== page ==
See How To Increase STEM Engagement With Data Mining
- Jun 06, 2018
How familiar are your students with data mining? Data mining is the process of discovering patterns in large data sets. It involves methods at the intersection of machine learning, statistics, and database systems.
We don’t know about you, but we definitely don’t see this as being the most exciting topic for students.
And yet, data mining is a critical life skill that most STEM careers require. Data mining analyst positions are the most prominent of data mining position sought after by employers, according to the University of Nebraska – Omaha. In this career path, professionals identify data sources, synthesize large data sets, and determine industry-specific patterns of interest. A data engineer is another STEM profession that requires data mining skills. These professionals incorporate data mining as well as traditional business analyst and research skills to help companies identify problems, capture associated business requirements, and analyze data solutions.
Getting Students Involved with Weather Data Mining
Even though data mining is a key skill for a rewarding career, it’s difficult to get students involved. That’s where weather comes in. We’ve found time and time again that the weather is the perfect subject to get students involved with more complicated STEM concepts. This is because the weather impacts daily life for students from what they wear to if their outdoor sporting events will be canceled or not.
In our May 2018 WeatherSTEM Professional Development webinar, WeatherSTEM Founder and CEO, Ed Mansouri, showed participants how easy data mining is with WeatherSTEM and how to introduce students to his important professional skill. Keep reading for Ed’s example, or watch the webinar now and skip ahead to the 31-minute mark.
Data Mining Lesson Example: Thunderstorms and Tornadoes
In WeatherSTEM, there are dozens of handcrafted weather lesson plans for instructors to utilize in their classrooms. Some of these lessons instruct students to data mine from their own weather station throughout the lesson. The Thunderstorms and Tornadoes lesson plan is one of these examples.
In this lesson, students learn that weather conditions that accompany thunderstorms include a sudden drop in temperature, an increase of rain rate, and wind gusts. While students first think of these conditions by remembering personal experiences with thunderstorms, it’s important that we have them investigate these as data sets.
WeatherSTEM Data Mining Tools
WeatherSTEM makes this investigation easy with its built-in data mining tool. To access the tool, go to “Data Mining” in the upper right-hand corner. To investigate, students can choose through a number of probes.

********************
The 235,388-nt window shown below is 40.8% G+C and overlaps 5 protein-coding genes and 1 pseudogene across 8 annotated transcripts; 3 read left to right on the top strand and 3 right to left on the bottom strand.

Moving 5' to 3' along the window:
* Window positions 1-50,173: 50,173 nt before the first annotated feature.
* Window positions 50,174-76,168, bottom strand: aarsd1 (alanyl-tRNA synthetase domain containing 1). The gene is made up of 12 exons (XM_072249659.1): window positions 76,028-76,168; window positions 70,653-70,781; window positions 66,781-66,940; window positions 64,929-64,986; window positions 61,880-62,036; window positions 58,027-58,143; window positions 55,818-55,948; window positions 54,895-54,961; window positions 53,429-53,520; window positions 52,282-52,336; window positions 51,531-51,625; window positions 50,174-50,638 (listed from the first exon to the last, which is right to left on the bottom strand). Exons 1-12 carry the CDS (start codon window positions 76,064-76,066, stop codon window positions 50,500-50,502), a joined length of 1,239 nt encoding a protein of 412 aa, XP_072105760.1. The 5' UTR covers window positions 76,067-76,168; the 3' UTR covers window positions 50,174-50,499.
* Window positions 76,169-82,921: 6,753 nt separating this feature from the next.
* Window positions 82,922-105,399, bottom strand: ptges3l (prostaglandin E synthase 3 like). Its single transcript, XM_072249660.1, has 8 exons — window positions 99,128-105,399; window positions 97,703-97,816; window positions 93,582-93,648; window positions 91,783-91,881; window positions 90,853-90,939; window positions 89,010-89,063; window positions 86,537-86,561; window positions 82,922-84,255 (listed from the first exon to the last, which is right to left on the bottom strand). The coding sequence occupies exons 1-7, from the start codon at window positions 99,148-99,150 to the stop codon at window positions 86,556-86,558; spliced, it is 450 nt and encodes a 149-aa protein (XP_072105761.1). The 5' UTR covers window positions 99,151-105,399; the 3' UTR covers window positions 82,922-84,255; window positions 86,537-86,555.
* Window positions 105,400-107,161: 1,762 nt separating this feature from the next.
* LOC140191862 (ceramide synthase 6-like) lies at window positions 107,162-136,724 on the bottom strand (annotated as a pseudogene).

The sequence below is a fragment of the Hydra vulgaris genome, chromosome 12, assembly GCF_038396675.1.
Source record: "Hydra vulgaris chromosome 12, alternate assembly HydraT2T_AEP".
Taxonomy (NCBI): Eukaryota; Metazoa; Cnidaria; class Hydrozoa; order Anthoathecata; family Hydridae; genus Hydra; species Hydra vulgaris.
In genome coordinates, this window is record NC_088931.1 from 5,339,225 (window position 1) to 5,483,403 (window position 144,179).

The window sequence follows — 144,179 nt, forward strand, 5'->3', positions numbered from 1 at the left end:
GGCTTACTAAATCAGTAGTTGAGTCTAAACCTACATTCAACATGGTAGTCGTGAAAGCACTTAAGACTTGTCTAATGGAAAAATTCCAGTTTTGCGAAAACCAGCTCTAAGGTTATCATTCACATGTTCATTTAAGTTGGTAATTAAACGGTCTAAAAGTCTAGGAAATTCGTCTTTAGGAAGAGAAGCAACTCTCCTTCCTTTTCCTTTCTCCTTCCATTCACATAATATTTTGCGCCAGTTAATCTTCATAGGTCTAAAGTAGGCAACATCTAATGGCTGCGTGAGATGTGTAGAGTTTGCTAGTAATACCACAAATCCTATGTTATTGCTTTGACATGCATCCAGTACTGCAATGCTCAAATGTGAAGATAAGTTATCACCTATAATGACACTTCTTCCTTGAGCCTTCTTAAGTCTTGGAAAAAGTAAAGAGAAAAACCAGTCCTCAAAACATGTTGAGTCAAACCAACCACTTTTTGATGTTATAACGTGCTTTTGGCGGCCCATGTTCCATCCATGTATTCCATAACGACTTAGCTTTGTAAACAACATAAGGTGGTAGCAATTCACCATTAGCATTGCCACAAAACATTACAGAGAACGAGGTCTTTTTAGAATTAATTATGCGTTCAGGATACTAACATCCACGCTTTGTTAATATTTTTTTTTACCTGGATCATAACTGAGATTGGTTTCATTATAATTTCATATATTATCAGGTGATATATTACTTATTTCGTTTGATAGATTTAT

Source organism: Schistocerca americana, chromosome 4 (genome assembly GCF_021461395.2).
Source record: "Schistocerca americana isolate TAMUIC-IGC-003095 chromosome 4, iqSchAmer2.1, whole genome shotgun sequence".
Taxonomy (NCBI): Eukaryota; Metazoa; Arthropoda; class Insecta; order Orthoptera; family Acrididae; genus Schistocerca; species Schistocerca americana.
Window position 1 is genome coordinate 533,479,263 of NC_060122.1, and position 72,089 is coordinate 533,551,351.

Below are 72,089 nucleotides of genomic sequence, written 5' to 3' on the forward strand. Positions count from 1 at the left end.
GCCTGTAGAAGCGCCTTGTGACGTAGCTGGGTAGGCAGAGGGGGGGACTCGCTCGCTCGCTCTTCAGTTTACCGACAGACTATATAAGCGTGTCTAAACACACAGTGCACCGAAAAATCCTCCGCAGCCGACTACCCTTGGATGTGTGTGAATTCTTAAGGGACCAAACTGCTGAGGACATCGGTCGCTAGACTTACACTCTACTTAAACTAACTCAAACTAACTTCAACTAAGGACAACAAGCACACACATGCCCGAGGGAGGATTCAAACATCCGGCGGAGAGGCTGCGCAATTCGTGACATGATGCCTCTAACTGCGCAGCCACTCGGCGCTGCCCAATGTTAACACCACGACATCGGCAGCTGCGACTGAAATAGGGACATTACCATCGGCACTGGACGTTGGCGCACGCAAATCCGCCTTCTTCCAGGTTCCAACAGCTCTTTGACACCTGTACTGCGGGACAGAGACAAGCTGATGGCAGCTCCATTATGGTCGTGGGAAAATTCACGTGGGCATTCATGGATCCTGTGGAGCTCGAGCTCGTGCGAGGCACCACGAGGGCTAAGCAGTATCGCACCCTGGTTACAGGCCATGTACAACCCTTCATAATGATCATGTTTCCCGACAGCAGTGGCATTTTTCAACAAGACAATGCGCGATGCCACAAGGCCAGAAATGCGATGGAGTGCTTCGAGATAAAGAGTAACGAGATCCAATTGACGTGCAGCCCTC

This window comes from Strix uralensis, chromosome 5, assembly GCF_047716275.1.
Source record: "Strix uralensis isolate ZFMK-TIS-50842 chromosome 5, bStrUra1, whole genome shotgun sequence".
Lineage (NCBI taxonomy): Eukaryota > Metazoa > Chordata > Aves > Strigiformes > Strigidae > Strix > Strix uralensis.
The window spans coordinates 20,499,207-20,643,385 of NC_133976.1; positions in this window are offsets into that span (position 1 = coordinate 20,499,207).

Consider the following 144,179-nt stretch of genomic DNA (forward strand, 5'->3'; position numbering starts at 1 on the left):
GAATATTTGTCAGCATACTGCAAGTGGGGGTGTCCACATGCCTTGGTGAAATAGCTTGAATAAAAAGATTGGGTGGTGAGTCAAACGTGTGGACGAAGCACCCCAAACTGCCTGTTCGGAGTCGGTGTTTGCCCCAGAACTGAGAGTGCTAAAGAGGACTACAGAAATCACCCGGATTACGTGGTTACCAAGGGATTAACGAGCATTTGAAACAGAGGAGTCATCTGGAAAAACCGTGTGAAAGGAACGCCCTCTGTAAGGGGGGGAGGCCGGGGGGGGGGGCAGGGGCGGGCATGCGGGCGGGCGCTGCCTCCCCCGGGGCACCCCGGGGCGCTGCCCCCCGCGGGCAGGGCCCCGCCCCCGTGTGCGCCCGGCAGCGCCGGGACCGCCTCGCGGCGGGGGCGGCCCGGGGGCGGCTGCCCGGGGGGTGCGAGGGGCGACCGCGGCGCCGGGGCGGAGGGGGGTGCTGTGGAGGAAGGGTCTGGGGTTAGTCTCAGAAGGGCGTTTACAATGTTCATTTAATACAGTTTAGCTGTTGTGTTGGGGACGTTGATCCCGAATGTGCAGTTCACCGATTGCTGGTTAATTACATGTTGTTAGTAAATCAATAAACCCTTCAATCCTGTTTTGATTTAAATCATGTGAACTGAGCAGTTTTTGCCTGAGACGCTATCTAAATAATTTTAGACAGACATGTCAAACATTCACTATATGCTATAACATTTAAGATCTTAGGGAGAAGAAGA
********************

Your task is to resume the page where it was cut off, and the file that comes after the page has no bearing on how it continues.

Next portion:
For this example, it makes sense for students to choose data sets like temperature, rain rate, and 10-minute wind gusts. Next, students should pick a time frame they want to investigate, which can vary from weeks to months to years. Then students have to pick an output format. You can instruct students to download an Excel file, but WeatherSTEM comes with a built-in tool that makes weather data visualization more interactive and easy to compare.
Visualizing Data in Exciting, New Ways
We recommend choosing the “chart” output. This allows students to view the data as a chart online. Students can analyze this information to find out when thunderstorms may have occurred during the time period. This is a great way for students to analyze data and support their analysis with the relationship between different data sets. For example, a sudden drop in temperature alone wouldn’t indicate a thunderstorm. Students also have to monitor the other variables to come to their conclusions.
WeatherSTEM is the Software Students Love
When it comes to encouraging students to take part in complex STEM concepts, WeatherSTEM makes it easy. We’re excited to continue our WeatherSTEM Webinar series this month. If you are a current WeatherSTEM teacher or you’re just learning about this interactive software, please join us to see how you can get the most out of it.
Our next live webinar is on Wednesday, June 21, 2018 at 3:30 PM. Please register using the link below and make sure you have any questions ready.
We’re excited to keep exploring the many uses of WeatherSTEM with you. Mark your calendars, and we’ll see you next week!